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inverter mosfet burning hot

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New Member
here i attached the diagram i have build.

what i'm sure are.
Occilator works OK
Mosfets are OK ( i Have tested each one seperately ) but only one of them which drived by NPN transistor gets hot in a short time ( 1-2 minutes then after burns ) both are fully turns on and off.

i've got to mention a thing is that as for testing i have connected 2 leds
and lit them like a flipflop i have observed that the one fed via NPN transistor lights brighter then fed by PNP transistor. assuming PNP transistor causing more voltage drop then NPN ones.

Since Mosfet drived by PNP transistor works grate i just think ( it might be wrong ) may be i should put grater resistor to the gate of the mosfet which
fed via NPN transistor ( Burning one ). i'm not sure that this will be the solution. i'll give it a try. or i should use another occilator

any suggestion please

thanh you.



New Member
i got a question, why do you use the BD139 and 140 transistors?
the 555 can drive the power tr mosfets by itself. and why did you use such power transistors(BD....)?


New Member
bogdanfirst said:
i got a question, why do you use the BD139 and 140 transistors?
the 555 can drive the power tr mosfets by itself. and why did you use such power transistors(BD....)?
i had no special reason for using BD type transistor i was just intendet to use NPN and PNP transistor. and may be i thought it would be better to use little powerfull transistor to drive mosfets. if this is wrong i can try less power transistor like BC type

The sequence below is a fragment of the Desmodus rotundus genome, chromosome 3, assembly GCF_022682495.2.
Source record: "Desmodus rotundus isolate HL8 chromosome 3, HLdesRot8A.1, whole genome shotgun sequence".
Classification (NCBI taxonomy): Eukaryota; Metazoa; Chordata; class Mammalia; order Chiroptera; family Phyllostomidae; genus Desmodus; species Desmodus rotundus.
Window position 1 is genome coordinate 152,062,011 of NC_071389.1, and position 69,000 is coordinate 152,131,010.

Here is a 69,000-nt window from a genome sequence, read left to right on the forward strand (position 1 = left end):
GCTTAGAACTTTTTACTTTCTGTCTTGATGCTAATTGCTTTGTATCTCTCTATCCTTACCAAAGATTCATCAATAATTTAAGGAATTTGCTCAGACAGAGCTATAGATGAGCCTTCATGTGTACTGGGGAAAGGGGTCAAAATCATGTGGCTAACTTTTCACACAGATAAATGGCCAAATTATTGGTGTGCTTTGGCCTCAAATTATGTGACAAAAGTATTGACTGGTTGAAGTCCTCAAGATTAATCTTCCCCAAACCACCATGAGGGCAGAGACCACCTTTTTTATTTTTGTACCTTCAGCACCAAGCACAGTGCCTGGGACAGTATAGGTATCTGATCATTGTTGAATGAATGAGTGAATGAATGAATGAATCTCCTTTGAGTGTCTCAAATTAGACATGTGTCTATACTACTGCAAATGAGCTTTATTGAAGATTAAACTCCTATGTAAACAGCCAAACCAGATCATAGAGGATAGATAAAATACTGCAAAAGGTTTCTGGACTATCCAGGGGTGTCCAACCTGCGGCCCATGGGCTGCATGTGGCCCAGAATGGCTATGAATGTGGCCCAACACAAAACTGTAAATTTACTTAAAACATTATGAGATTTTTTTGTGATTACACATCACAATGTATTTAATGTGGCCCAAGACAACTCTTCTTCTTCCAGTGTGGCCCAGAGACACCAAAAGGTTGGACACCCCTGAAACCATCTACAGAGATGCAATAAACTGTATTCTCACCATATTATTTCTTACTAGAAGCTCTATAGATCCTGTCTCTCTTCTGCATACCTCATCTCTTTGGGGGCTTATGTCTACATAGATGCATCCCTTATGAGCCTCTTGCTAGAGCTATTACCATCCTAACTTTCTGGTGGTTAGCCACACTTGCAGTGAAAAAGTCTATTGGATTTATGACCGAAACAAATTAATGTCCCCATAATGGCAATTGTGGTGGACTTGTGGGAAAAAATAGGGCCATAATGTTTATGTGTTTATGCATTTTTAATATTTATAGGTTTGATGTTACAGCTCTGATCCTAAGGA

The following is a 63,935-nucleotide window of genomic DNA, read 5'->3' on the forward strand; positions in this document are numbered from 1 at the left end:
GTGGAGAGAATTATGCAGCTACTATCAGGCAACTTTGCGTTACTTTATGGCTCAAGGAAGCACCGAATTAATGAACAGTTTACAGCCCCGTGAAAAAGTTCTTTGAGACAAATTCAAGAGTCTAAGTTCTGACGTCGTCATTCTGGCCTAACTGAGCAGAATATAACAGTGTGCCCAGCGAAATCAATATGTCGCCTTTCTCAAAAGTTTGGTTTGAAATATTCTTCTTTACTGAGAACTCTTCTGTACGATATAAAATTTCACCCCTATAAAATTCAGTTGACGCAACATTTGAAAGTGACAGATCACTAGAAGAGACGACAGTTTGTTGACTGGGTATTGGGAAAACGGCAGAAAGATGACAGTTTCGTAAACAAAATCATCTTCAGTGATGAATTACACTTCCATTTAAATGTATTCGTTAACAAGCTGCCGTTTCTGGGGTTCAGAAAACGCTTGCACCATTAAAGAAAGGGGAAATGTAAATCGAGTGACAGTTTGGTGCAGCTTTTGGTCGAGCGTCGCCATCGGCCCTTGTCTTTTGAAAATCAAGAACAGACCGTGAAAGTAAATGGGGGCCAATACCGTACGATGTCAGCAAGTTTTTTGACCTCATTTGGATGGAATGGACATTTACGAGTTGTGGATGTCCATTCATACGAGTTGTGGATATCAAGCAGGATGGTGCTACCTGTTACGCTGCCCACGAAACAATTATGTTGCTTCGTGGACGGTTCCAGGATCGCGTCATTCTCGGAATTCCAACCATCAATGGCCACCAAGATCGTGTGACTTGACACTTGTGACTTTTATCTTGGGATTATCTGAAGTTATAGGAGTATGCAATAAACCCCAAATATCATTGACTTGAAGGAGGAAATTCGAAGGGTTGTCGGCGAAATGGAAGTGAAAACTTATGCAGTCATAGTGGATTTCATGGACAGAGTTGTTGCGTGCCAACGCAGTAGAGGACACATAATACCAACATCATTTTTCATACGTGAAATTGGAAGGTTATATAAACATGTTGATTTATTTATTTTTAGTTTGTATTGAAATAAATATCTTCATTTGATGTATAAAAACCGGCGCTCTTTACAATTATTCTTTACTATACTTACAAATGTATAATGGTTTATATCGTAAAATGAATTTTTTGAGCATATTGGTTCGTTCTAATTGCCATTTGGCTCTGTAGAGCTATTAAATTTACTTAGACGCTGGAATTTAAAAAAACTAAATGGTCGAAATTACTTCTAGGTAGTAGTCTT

555 should be able to drive mosfets by itself. but it can triger N channel mosfet at positif edge of Square wave. so i should have also use P channel Mosfet for negative edge of the SW. and i have decided to use transistor. I've got use one or another. isn't it ok...???


Active Member
I think the 555 supply is 15V(datasheet).In this case the PNP transistor always conduct. See this circuit.



Active Member
I think Sebi has it there.
You have a potential from the 555.
Try a decoupling capacitor,
maybe around five to ten MFDs



Active Member
The capacitor distorted the signal rising an falling edge, in this case bad choice: if the FET-s become slowly rising signal, also burned.
See my small modifyed circuit: here You can run the 555 from 5...15V, while the output sage working on 24V. In the original circuit was a problem with PNP stage: it can never closed, because 555 out in HI only 15V and in this case always remain 9V for open the PNP transistor.(it open 24V minus 0.7V!)


Active Member
Hi Sebi,

yes, you are assuming he is running the 555 from 15v,
which would mean that its output couldnt go over 15v.

As T2 would need its base to go to 24v to shut it,
you assume that it would always be open, and you
may be correct.

I think that the resistor chain R3,R1,R2,R4, thats
10K,20K,20K,10K, is wrongly valued.
Consider the voltages, of the chain without T1 and